Rising number of claims filed by obese patients
In a recent multi-specialty review of claims over four years, The Doctors Company, a Napa-CA based medical malpractice insurer, noted an increase in claims filed by patients who were overweight or obese, reports chief patient safety officer Robin Diamond, JD, RN.
Based on the findings, The Doctors Company performed an in-depth analysis of some of the claims related to postsurgical risks of obese patients. “The analysis found several claims in which patients with either a suspected or known diagnosis of obstructive sleep apnea suffered severe respiratory depression during the post-op period,” says Diamond. Also, using opioids for these patients greatly increased the risk of harm. These risk-reducing practices were identified from the claims analysis:
• Include a focused history and calculation of BMI and neck circumference in the preoperative evaluation.
• Consider a sleep apnea study prior to surgery.
• Use continuous oxygen and carbon dioxide monitoring.
• Prescribe opioids only with the greatest care, and consider the use of non-opioids.
• Do not assume that the obese patient needs higher levels of medication to control pain.
“It may be just the opposite in obese patients, who may be unable to metabolize these medications as effectively as a patient of average weight,” says Diamond.
There is an increased risk associated with an obese patient who undergoes a procedure with anesthesia, she notes.
Physicians treat obese patients for chronic conditions that co-exist with obesity, such as diabetes and heart disease, notes Diamond. “With the rate of obesity increasing, physicians have to address more complex issues with this population,” she says.
Obese patients have an increased risk of developing pulmonary emboli post-surgery, an increased risk associated with establishing and maintaining an airway, and those who have diabetes will have a higher probability of prolonged healing time, says Diamond.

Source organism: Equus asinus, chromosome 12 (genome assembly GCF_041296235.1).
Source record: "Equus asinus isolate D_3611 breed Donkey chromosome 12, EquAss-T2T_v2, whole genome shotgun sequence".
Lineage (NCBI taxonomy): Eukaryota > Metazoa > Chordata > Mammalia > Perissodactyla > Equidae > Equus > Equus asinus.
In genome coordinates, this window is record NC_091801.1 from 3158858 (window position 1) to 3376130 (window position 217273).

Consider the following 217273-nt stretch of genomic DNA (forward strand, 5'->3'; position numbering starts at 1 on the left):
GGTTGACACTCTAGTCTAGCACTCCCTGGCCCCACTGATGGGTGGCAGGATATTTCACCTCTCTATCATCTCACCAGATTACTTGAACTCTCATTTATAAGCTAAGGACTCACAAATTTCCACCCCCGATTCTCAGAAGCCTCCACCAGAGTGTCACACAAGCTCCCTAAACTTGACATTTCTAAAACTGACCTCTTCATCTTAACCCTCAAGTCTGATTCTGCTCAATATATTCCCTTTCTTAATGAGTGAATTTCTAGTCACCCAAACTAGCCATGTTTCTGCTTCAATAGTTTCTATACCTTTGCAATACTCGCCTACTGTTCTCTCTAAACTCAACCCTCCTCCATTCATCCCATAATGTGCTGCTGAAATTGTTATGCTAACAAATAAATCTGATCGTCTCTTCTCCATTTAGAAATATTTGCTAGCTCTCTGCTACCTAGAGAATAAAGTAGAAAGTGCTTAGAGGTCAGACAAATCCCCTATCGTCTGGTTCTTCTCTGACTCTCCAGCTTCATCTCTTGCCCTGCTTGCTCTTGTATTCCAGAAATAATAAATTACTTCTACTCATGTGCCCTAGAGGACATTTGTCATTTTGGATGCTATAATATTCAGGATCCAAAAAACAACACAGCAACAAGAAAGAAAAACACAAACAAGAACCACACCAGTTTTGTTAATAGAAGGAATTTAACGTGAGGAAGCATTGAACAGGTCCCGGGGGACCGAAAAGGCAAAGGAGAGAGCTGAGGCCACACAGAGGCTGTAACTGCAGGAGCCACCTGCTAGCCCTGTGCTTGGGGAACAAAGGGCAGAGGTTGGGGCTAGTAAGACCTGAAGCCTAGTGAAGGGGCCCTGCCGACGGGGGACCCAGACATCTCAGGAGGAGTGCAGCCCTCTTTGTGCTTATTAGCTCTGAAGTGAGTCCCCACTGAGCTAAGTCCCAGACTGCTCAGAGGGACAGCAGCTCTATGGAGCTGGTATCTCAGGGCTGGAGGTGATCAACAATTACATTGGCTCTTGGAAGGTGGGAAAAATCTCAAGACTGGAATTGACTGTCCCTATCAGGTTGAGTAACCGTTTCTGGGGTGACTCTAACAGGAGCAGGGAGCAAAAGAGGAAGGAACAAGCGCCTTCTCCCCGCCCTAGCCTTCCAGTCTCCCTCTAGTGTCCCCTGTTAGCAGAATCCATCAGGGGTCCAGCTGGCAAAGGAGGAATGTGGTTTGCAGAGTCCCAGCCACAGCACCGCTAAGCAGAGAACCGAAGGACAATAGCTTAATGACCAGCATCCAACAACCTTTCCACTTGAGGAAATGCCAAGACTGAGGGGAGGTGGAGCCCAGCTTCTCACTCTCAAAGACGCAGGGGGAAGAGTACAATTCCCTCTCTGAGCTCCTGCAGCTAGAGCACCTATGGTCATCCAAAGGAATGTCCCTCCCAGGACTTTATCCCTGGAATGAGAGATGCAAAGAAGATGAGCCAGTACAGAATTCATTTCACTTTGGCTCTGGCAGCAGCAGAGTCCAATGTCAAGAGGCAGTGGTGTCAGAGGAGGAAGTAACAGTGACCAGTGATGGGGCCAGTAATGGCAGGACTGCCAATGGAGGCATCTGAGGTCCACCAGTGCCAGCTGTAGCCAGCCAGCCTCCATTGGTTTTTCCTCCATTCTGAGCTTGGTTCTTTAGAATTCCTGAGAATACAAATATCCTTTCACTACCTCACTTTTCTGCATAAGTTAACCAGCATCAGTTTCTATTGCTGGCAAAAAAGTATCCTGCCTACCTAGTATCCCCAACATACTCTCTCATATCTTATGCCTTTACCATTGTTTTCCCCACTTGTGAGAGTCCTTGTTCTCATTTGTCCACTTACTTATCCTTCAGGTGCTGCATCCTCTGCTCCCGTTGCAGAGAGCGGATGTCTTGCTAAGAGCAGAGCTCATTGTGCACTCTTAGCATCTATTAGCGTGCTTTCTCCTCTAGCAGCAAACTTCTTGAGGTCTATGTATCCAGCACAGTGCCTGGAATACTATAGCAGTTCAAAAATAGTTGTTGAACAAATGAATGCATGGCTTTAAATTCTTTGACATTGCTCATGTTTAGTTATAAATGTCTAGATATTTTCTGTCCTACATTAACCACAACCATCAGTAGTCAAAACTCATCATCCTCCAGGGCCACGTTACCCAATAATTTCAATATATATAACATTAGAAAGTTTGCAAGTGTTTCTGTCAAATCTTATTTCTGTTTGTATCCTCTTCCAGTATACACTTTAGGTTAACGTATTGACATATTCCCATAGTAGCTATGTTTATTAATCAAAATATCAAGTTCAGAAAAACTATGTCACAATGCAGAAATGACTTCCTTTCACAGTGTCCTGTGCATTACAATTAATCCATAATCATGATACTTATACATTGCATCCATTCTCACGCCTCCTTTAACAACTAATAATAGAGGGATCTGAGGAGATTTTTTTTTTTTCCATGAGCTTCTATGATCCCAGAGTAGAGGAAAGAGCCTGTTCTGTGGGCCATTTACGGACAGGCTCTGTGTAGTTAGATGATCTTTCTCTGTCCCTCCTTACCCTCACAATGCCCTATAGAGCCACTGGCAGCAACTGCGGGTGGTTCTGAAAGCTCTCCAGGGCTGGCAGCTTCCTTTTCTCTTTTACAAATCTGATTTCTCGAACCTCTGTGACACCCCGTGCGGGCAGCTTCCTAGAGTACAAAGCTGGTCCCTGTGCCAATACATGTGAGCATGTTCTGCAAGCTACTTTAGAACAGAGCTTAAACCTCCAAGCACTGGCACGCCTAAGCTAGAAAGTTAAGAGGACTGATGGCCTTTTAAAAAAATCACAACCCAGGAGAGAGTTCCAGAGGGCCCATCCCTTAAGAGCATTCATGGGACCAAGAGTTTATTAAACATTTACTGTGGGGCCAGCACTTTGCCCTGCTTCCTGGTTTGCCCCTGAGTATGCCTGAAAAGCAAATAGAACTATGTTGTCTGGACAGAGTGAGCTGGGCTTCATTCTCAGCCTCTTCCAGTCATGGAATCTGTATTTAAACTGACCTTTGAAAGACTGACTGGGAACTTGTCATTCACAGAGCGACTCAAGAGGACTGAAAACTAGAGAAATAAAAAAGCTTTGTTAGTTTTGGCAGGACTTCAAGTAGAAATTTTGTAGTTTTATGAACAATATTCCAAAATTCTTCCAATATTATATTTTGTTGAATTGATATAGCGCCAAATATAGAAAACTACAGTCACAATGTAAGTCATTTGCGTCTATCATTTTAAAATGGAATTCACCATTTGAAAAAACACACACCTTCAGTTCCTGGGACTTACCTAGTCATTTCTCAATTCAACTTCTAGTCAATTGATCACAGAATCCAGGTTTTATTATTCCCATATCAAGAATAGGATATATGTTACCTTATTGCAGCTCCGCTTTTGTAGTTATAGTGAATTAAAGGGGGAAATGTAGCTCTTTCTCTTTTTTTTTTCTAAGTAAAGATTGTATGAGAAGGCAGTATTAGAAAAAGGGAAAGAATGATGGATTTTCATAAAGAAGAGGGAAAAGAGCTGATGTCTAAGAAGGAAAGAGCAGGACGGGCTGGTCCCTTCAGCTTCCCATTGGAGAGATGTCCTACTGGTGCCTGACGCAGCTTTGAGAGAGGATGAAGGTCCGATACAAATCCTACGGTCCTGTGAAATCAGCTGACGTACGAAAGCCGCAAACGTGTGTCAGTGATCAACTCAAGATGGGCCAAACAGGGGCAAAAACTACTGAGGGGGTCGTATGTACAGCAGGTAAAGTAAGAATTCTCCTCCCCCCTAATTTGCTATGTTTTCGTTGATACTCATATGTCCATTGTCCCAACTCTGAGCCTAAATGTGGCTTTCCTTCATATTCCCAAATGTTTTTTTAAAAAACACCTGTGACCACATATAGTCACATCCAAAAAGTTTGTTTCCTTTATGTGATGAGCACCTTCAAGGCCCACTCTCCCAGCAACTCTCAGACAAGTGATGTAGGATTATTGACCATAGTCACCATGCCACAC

Patients don’t generally mention obesity as a factor when the complaint is filed. They might instead allege negligent technical performance of a procedure or failure to manage the patient post-surgery, she explains. “As we prepare to respond to the complaint, we learn about the patient’s medical history, including obesity,” says Diamond. “Then we dive into the ‘causation,’ and whether the patient’s obesity and other co-morbidities could have been a causative factor of the alleged injury.” Consider these approaches:
• Address negative attitudes or discomfort about obese patients.
Physicians need to speak openly to patients about a characteristic such as obesity that places them at higher risk for an adverse event, she explains.
“This is a difficult issue for anyone to acknowledge. However, everyone has preconceived feelings or impressions about a certain characteristic or stereotype,” says Diamond.
• In the history and physical, obesity must be identified as a problem.
“A plan then should be established to deal with it,” says Diamond.
• Fully inform the patient of the risks of obesity related to the current diagnosis, as well as the potential health problems that are more likely to arise. Document these discussions.
The defense attorney then can show through documentation that the physician addressed any health conditions or habits that could increase the patient’s risk, says Diamond.
“Even when the patient alleges harm, the defense attorney can more easily demonstrate that the patient was not compliant with the health education provided by the physician, and therefore that the patient’s noncompliance mitigated or neutralized the patient’s allegations,” she explains.